The Occupational Safety and Health Administration saw a jump in complaints, mostly related to COVID-19, after the governor issued an order requiring employers to enforce social distancing.
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ONTARIO – Work hazard complaints to the state’s workplace safety agency ballooned in just under a month in Oregon. The Occupational Safety and Health Administration received 3,582 complaints between March 2 and April 19.
The division typically receives just over 2,000 complaints per year.
The number of complaints peaked the last week of March, when Gov. Kate Brown issued an order requiring employers to enforce social distancing or close. The state received 1,373 complaints, up from 68 received in the first week of March.
Approximately 9 out of 10 complaints filed against employers over a seven-week period were related to COVID-19.
In that time, 20 complaints were logged against employers in Malheur County.
“Ever since we began receiving covid-related complaints, it’s been an all-hands-on-deck project to screen the complaints, including for potential inspection candidates,” Aaron Corvin, public information officer for the agency, wrote in an email.
Most of the complaints alleged that employers were not adhering to social distancing guidelines.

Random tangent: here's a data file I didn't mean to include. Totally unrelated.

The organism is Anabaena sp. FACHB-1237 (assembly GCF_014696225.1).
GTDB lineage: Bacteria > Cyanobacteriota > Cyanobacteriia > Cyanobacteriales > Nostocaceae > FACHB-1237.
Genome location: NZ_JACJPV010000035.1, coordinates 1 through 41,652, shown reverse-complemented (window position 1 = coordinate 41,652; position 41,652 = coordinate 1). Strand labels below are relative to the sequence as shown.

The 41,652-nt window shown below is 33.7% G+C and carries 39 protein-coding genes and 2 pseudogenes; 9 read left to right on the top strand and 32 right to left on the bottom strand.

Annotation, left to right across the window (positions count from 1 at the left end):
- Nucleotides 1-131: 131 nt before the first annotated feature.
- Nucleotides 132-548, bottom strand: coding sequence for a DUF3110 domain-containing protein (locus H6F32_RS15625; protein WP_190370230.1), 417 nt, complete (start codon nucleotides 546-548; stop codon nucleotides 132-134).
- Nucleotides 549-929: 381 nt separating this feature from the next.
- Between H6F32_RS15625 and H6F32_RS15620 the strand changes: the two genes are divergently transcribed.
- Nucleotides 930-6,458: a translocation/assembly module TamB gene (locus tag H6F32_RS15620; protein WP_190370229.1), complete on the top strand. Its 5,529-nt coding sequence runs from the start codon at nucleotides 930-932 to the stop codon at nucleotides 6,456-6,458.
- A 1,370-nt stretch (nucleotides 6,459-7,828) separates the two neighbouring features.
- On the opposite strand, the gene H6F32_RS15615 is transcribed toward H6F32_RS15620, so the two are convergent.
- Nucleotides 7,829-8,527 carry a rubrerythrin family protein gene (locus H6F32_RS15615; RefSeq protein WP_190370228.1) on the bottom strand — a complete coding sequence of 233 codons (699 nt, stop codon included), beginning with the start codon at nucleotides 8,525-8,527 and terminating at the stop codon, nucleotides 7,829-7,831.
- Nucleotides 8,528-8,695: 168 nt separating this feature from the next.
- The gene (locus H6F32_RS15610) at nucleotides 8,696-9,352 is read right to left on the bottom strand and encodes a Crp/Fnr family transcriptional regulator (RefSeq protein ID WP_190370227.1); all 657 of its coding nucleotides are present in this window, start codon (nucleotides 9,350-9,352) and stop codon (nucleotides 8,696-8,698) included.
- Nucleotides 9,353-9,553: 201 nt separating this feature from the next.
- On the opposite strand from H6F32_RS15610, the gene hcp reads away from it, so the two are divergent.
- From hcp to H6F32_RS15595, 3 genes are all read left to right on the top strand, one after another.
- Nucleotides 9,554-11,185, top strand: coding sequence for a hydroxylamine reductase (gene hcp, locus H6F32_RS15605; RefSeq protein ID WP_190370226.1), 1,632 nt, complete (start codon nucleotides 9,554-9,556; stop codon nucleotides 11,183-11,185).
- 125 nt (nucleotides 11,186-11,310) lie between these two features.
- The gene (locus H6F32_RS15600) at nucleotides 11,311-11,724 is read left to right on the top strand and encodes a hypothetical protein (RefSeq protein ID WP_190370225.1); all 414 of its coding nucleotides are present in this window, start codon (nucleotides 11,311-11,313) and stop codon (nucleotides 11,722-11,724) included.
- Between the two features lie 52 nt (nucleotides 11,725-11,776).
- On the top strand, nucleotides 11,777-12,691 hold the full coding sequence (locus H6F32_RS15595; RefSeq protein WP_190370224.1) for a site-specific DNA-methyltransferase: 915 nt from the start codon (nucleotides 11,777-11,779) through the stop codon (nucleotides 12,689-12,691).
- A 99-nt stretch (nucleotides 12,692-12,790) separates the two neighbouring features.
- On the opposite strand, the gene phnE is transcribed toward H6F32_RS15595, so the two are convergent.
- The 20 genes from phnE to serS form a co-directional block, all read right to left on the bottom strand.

“In many cases, we’ve been able to contact employers and clarify their responsibilities under the governor’s executive order, and they have taken appropriate steps – if they were not already living up to the order’s expectations,” Corvin said.
He added that the agency will issue citations but that it is still working through its administrative process and has made no final determinations. The decision whether to issue a citation can take weeks.
The agency announced in April that it would begin conducting spot-checks to verify that employers are adhering to state directives aimed at curbing COVID-19 cases. The checks are aimed at ensuring that employees are complying without requiring more formal inspection processes.
In Malheur County, at least some employers moved to implement measures addressing the complaints.
Snake River Correctional Institution addressed allegations that the prison was not providing appropriate personal protective equipment to employees, according to Amber Campbell, public information officer at SRCI.
One complaint alleged that the prison was allowing inmates to congregate in groups of more than 100 in meal and recreational areas.
Campbell said the prison has modified operations to lower the number of people in a given area at one time.
“For example, we have slowed down the process for when [adults in custody] are going to their meals in the dining rooms. This provides for us to have less people in the dining rooms at a given time,” Campbell said. “We also alternate when [adults in custody] attend recreation yard from the various Housing Units to limit the number of people on the yard; and we alternate when [adults in custody] pick up their canteen items.”
OSHA said in a news release last month that moving forward, the agency will focus its enforcement activity on more recent complaints, particularly those that provide specific allegations and include contact information for the complainant. Complainants can request that the agency protect their identity.
Have a news tip? Reporter Yadira Lopez: [email protected] or 541-473-3377
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